Proverbs 22

Wednesday Evening Bible Study

September 15, 2004

Proverbs 22

:3 A prudent man foreseeth the evil, and hideth himself: but the simple pass on, and are punished.

Like a hurricane warning – will you flee from the storm?

Hurricane Ivan is closing in on the Gulf coast with winds from 160-190 mph.  Waves reported to be 45 feet high.  Storm surge of 20 feet above normal tide levels.  The city of New Orleans is mostly below sea level.  It’s the fool that doesn’t evacuate.

What kinds of things do we get warnings about that should affect us?

Health problems – shortness of breath, aches and pains

Substance abuse – growing dependence on drugs, alcohol abuse.

Financial problems – growing debt, no restraint.

In marriage – a growing distance between spouses.

How do you respond to warnings?

Do you ignore them?  Do you laugh at them?  Do you make excuses?

Are you willing to do something about the problem?

:6 Train up a child in the way he should go: and when he is old, he will not depart from it.


Study your kids, train them for life

This verse has often been used to tell parents that if they lead their children to the Lord at an early age, then they’ll remain faithful Christians.  The heart breaking truth is that sometimes children do wander away from the Lord and never return.
But what this verse is actually saying (according to a more accurate translation) is, “Train up a child according to his particular way …”
The idea is that we as parents ought to be working to understand the “way” our children ought to be trained.  We ought to be looking for our children’s strengths and teaching them how to make the most of them.

If your child is good with numbers or science, then you encourage him in those areas.

If your child is good with people, good social skills, then you seek to see those develop further.

If a child has strengths in creative, artistic things, then you help them develop those areas.

Ruth Stafford Peale gives this advice for encouraging the uniqueness in our children:

“The secret is this:  watch to see where a child’s innate skills or talents lie, then gently (do not expect too much too soon) lead or coax him or her in those areas.  It may be difficult for a father who was a crack athlete to understand and help a son who would rather play chess than football.  But chess, not football, is what such a boy needs if confidence is to grow in him.  If he does that one thing well he will come to believe that he can do other things well, and he won’t be afraid to attempt them. Children are encouraged when we affirm their originality.  Some kids are athletic.  Some aren’t.  Some are musical.  Some aren’t.  Some are introverts.  Others are extroverts.  They are all different, but they are all gifts to us from God.  As the psalmist says, they are ‘a heritage of the Lord’ (Psalm 127:3).”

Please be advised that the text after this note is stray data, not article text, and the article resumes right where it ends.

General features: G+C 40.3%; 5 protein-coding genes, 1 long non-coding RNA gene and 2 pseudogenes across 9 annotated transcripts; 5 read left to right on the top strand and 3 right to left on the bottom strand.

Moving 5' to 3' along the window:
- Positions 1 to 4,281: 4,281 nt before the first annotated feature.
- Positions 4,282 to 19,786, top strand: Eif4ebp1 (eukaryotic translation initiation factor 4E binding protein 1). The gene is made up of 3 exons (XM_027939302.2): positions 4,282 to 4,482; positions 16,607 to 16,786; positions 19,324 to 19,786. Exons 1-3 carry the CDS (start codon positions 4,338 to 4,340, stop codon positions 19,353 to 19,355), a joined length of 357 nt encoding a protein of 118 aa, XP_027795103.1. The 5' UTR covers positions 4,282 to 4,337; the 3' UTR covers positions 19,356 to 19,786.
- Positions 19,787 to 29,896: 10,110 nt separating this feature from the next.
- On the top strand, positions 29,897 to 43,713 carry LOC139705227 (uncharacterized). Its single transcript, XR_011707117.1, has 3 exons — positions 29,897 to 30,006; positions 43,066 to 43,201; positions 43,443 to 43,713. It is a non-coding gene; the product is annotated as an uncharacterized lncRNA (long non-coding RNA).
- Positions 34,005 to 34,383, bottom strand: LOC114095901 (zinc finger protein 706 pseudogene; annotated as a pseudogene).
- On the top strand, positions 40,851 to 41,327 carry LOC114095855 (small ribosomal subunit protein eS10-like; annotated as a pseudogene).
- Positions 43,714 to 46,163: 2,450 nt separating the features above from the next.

-- Ruth Stafford Peale, The Friendship Factor, p. 99.

This requires that we take time to understand our children.  It means paying attention to them.
A waitress was taking orders from a couple and their young son; she was one of the class of veteran waitresses who never show outright disrespect to their customers, but who frequently make it quietly evident by their unhurried pace and their level stare that they fear no mortal, not even parents. She jotted on her order pad deliberately and silently as the father and mother gave their luncheon selection and gratuitous instructions as to what was to be substituted for what, and which dressing changed to what sauce. When she finally turned to the boy, he began his order with a kind of fearful desperation. “I want a hot dog--,” he started. And both parents barked at once, “No hot dog!” The mother went on. “Bring him the lyonnaise potatoes and the beef, both vegetables, and a hard roll and—“
The waitress wasn’t even listening. She said evenly to the youngster, “What do you want on your hot dog?” He flashed an amazed smile. “Ketchup, lots of ketchup, and—and bring a glass of milk.”
“Coming up,” she said as she turned from the table, leaving behind her the stunned silence of utter parental dismay. The boy watched her go before he turned to his father and mother with astonished elation to say, “You know what? She thinks I’m real! She thinks I’m real!”  - Frederick B. Speakman